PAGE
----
Microsoft Stock Expected to Stagnate

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Microsoft stock is expected to stagnate this year owing to pricing pressure in emerging markets, uncertainty over its Nokia’s handset unit acquisition and declining appeal of the Windows operating system. Microsoft, with a market value $313 billion, ticked up 1.5 percent year to date and 38 percent in the past 12 months, according to Morningstar. It slightly outpaced the stock market, which has been flat this year while returning 22 percent in the past 12 months.

Microsoft trades at a discount to both the market and the software industry. It sports a price-to-earnings ratio of 14 versus 18 for the S&P 500 and 16 for its industry. It trades at 3.7 times book value while S&P trades at 2.6 times value and the industry trades at 3.9 times book value.

Morningstar rates Microsoft shares hold with a fair-value estimate of $39 a share, up 3 percent from Friday’s close of $37.70. Microsoft’s strong commercial software unit will continue expanding, a Morningstar equity analyst wrote in report dated March 14. Microsoft has overhauled the devices and services units of its company, offers a viable strategy for its Windows business to battle with the mobile devices universe. The Azure platform appears promising in growing into a meaningful revenue source.

The bearish argument is that demand for the Windows OS (operating system) is fading owing to a flood of new devices and operating systems coming into the market, along with a the increase in emerging market sales,  with lower-prices and lower-margins, Morningstar stated.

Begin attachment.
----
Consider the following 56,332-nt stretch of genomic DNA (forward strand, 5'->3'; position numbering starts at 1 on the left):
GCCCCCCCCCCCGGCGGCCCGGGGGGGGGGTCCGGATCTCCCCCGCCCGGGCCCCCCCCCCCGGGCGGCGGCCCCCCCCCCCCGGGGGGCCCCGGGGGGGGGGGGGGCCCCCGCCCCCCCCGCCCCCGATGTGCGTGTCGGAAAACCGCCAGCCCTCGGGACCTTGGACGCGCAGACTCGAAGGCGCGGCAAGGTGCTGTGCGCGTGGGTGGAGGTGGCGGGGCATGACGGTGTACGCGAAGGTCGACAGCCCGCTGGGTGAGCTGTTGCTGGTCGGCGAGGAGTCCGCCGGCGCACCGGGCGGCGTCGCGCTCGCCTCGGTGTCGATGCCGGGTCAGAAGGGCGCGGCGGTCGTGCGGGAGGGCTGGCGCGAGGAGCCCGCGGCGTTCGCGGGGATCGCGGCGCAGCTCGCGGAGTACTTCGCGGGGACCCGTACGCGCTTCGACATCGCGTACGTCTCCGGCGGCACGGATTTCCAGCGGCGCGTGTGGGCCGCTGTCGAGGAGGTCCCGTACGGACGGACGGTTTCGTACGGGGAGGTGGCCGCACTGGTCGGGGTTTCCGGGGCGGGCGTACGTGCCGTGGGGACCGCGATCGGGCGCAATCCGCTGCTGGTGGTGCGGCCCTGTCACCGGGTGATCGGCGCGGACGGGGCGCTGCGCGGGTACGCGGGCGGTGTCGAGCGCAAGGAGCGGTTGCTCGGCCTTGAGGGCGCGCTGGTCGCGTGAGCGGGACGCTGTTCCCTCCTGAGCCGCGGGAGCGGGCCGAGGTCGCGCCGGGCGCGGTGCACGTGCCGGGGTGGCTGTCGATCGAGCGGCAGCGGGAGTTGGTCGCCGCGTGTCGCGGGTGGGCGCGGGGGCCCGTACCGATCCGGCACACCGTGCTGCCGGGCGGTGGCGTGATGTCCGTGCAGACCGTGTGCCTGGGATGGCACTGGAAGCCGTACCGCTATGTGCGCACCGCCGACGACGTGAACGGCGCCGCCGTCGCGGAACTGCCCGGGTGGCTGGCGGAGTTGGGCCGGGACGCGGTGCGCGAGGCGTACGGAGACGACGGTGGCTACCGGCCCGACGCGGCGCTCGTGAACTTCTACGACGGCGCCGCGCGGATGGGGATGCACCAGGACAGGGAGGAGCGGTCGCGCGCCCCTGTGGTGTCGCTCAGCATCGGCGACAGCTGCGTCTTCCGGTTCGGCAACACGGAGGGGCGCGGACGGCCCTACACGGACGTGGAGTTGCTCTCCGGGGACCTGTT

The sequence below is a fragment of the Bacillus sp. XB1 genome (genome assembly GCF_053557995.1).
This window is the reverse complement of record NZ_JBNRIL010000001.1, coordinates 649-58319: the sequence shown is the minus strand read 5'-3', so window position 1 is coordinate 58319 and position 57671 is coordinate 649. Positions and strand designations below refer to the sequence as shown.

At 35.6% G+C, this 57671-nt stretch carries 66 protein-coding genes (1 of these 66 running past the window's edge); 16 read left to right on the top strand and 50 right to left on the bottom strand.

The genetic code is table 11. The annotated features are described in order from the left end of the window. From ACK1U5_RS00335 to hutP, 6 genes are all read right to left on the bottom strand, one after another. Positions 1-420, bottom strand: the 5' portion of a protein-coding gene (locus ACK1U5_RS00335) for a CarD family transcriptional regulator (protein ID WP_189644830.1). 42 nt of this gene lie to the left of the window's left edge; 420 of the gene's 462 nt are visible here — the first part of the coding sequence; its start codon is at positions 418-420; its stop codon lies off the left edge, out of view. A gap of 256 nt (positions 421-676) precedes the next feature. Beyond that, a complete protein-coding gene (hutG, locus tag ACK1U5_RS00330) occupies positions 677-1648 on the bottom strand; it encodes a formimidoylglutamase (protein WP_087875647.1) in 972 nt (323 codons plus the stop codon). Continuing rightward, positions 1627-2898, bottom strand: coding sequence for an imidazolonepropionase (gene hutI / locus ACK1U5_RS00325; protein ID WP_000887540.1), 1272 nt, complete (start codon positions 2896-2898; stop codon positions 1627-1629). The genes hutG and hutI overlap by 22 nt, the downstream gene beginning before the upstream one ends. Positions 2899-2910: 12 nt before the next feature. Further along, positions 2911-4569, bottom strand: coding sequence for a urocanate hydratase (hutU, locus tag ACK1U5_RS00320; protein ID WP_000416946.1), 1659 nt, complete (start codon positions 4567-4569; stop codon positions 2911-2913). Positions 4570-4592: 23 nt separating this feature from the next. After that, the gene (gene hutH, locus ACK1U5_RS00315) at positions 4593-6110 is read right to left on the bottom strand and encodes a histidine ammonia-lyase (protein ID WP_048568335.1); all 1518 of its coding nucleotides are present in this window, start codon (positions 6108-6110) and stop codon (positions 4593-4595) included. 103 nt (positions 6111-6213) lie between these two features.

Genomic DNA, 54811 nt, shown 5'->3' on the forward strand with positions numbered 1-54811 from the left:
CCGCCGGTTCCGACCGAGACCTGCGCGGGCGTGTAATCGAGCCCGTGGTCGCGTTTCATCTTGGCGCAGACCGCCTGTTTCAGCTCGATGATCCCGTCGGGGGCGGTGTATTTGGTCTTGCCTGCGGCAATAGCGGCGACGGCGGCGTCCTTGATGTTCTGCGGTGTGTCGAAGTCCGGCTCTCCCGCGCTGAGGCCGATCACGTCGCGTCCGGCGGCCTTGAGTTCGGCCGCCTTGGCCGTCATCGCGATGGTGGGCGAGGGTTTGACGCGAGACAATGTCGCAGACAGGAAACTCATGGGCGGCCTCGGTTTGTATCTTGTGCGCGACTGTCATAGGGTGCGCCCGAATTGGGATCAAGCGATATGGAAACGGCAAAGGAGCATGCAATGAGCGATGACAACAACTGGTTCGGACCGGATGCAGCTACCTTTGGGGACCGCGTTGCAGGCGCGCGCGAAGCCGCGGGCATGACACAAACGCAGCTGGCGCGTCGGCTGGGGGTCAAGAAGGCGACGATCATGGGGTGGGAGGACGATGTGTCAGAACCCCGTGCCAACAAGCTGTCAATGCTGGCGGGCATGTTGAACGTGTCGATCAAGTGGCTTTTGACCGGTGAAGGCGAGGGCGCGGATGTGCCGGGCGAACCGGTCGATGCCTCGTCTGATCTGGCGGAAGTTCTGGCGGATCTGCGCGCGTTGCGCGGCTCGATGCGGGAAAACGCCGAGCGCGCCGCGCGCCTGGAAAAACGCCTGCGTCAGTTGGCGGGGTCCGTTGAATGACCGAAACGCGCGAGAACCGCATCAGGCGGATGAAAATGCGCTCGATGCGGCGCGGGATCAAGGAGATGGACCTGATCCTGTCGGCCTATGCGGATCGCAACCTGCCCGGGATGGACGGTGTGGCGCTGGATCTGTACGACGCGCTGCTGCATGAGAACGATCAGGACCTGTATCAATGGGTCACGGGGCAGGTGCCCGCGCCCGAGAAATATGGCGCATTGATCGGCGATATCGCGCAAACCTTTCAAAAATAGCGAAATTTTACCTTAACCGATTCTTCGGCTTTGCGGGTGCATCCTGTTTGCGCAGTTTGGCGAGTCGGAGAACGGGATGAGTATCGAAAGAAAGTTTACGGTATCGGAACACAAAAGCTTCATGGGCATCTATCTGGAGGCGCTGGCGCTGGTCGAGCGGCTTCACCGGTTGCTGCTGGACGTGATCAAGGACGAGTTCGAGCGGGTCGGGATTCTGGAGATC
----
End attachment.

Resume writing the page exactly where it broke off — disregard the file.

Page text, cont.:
S&P Capital IQ also rates Microsoft hold with a $38 a share price target. Given that Microsoft stock last traded at $37.70 as of Friday’s close, it is expected to stagnate at its present price. Analyst Barbara Coffey forecasts 2014 fiscal-year sales to increase 8.2 percent and 2015 sales to lift 6.2 percent after rising 5.6 percent to $77.8 billion in 2013.

“We expect Microsoft’s server and tools area to show solid growth,” Coffey wrote in an equity report dated March 15. “We look for online services and entertainment areas to show more robust growth. Devices are a critical part of the company’s strategy, with new products in the tablet and gaming console categories having just been released in the December quarter.”

Coffey anticipates new product launches will drive sales value but prices will be pressured in emerging markets.

Microsoft has boosted dividends eight times since 2004. It plans to buy back $40 billion worth of its shares but declined to specify by when. Share repurchases should support the stock price as it provides demand for the shares. And it increases earnings per share because earnings are divided among a fewer number of shares.

Bank Of America Merrill Lynch rates Microsoft underperform with a $35 a share price target given the lack of clarity after it acquired Nokia’s handset unit. The deal still needs to overcome a few regulatory hurdles but is set to close in first quarter.

“The integration of the 30,000 employees and how to successfully run a handset manufacturing operation will be challenging, but the presence of (Stephen) Elop will hopefully allay the challenges of running the division without becoming a large of a distraction,” Kash Rangan, research analyst at BofA Merrill wrote in a client note Feb. 10.

Among the 41 analysts polled by Thomson Reuters, seven rate Microsoft a buy and five rate it outperform. Twenty rate it hold while four rate it underperform. Analysts’ price targets range from $25 a share to $47 a share with a mean of $38.60. So on average Microsoft stock is expected stagnate near its current price.

Sources

Morningstar
Thomson Reuters Knowledge (report)
S&P Capital IQ (report)
Bank of America Merrill Lynch (report)

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